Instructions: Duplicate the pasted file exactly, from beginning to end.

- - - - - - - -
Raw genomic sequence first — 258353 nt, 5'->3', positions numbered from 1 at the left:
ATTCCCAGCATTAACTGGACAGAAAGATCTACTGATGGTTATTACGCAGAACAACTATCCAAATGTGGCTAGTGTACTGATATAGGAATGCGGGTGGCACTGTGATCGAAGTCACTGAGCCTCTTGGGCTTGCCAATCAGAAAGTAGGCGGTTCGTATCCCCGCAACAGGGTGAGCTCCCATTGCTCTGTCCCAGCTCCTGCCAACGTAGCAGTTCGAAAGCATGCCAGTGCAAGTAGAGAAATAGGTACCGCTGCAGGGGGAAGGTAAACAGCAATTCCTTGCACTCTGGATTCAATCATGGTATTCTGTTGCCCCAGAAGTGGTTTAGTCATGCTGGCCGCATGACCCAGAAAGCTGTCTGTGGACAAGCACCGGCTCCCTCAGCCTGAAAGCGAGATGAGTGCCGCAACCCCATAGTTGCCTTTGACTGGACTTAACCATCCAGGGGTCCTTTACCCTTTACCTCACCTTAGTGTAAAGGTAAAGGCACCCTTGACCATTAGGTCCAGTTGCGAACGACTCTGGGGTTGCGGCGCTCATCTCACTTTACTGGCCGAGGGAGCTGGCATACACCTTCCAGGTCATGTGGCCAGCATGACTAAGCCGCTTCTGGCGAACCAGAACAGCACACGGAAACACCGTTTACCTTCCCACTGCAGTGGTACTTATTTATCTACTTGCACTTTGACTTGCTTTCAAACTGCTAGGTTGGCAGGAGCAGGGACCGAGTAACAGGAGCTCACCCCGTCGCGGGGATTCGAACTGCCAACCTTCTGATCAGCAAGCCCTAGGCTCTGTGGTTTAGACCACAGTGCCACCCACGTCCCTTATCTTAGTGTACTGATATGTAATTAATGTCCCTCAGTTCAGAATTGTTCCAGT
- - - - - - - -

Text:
Raw genomic sequence first — 258353 nt, 5'->3', positions numbered from 1 at the left:
ATTCCCAGCATTAACTGGACAGAAAGATCTACTGATGGTTATTACGCAGAACAACTATCCAAATGTGGCTAGTGTACTGATATAGGAATGCGGGTGGCACTGTGATCGAAGTCACTGAGCCTCTTGGGCTTGCCAATCAGAAAGTAGGCGGTTCGTATCCCCGCAACAGGGTGAGCTCCCATTGCTCTGTCCCAGCTCCTGCCAACGTAGCAGTTCGAAAGCATGCCAGTGCAAGTAGAGAAATAGGTACCGCTGCAGGGGGAAGGTAAACAGCAATTCCTTGCACTCTGGATTCAATCATGGTATTCTGTTGCCCCAGAAGTGGTTTAGTCATGCTGGCCGCATGACCCAGAAAGCTGTCTGTGGACAAGCACCGGCTCCCTCAGCCTGAAAGCGAGATGAGTGCCGCAACCCCATAGTTGCCTTTGACTGGACTTAACCATCCAGGGGTCCTTTACCCTTTACCTCACCTTAGTGTAAAGGTAAAGGCACCCTTGACCATTAGGTCCAGTTGCGAACGACTCTGGGGTTGCGGCGCTCATCTCACTTTACTGGCCGAGGGAGCTGGCATACACCTTCCAGGTCATGTGGCCAGCATGACTAAGCCGCTTCTGGCGAACCAGAACAGCACACGGAAACACCGTTTACCTTCCCACTGCAGTGGTACTTATTTATCTACTTGCACTTTGACTTGCTTTCAAACTGCTAGGTTGGCAGGAGCAGGGACCGAGTAACAGGAGCTCACCCCGTCGCGGGGATTCGAACTGCCAACCTTCTGATCAGCAAGCCCTAGGCTCTGTGGTTTAGACCACAGTGCCACCCACGTCCCTTATCTTAGTGTACTGATATGTAATTAATGTCCCTCAGTTCAGAATTGTTCCAGT